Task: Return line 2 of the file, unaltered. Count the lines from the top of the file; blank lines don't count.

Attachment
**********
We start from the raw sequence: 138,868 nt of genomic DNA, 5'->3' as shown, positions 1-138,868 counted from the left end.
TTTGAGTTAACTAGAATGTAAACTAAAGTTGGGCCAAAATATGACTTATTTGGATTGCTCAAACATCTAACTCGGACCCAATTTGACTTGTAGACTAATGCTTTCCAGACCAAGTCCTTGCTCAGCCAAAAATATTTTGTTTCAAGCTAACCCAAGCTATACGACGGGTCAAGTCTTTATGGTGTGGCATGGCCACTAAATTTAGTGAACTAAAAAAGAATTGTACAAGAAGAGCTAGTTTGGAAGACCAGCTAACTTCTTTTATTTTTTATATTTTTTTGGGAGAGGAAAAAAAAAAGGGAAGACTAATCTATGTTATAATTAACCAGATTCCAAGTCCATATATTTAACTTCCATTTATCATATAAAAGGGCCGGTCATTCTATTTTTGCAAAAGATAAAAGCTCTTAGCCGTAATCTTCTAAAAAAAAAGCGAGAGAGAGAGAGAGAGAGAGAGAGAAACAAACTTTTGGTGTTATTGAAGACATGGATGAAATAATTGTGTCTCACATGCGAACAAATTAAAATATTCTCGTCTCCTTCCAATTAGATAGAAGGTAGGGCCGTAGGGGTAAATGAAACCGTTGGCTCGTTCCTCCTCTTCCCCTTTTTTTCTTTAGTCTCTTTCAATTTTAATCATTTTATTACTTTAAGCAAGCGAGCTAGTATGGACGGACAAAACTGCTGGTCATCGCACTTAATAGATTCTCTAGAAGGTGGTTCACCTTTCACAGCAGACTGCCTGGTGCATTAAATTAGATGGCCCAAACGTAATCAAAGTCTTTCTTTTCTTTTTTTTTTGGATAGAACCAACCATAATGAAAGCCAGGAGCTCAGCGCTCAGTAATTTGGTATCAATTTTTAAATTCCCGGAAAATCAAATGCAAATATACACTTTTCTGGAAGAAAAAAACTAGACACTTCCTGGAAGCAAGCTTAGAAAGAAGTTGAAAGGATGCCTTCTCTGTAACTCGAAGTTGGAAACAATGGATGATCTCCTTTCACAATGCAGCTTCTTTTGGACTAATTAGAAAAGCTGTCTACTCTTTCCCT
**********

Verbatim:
TTTGAGTTAACTAGAATGTAAACTAAAGTTGGGCCAAAATATGACTTATTTGGATTGCTCAAACATCTAACTCGGACCCAATTTGACTTGTAGACTAATGCTTTCCAGACCAAGTCCTTGCTCAGCCAAAAATATTTTGTTTCAAGCTAACCCAAGCTATACGACGGGTCAAGTCTTTATGGTGTGGCATGGCCACTAAATTTAGTGAACTAAAAAAGAATTGTACAAGAAGAGCTAGTTTGGAAGACCAGCTAACTTCTTTTATTTTTTATATTTTTTTGGGAGAGGAAAAAAAAAAGGGAAGACTAATCTATGTTATAATTAACCAGATTCCAAGTCCATATATTTAACTTCCATTTATCATATAAAAGGGCCGGTCATTCTATTTTTGCAAAAGATAAAAGCTCTTAGCCGTAATCTTCTAAAAAAAAAGCGAGAGAGAGAGAGAGAGAGAGAGAGAAACAAACTTTTGGTGTTATTGAAGACATGGATGAAATAATTGTGTCTCACATGCGAACAAATTAAAATATTCTCGTCTCCTTCCAATTAGATAGAAGGTAGGGCCGTAGGGGTAAATGAAACCGTTGGCTCGTTCCTCCTCTTCCCCTTTTTTTCTTTAGTCTCTTTCAATTTTAATCATTTTATTACTTTAAGCAAGCGAGCTAGTATGGACGGACAAAACTGCTGGTCATCGCACTTAATAGATTCTCTAGAAGGTGGTTCACCTTTCACAGCAGACTGCCTGGTGCATTAAATTAGATGGCCCAAACGTAATCAAAGTCTTTCTTTTCTTTTTTTTTTGGATAGAACCAACCATAATGAAAGCCAGGAGCTCAGCGCTCAGTAATTTGGTATCAATTTTTAAATTCCCGGAAAATCAAATGCAAATATACACTTTTCTGGAAGAAAAAAACTAGACACTTCCTGGAAGCAAGCTTAGAAAGAAGTTGAAAGGATGCCTTCTCTGTAACTCGAAGTTGGAAACAATGGATGATCTCCTTTCACAATGCAGCTTCTTTTGGACTAATTAGAAAAGCTGTCTACTCTTTCCCT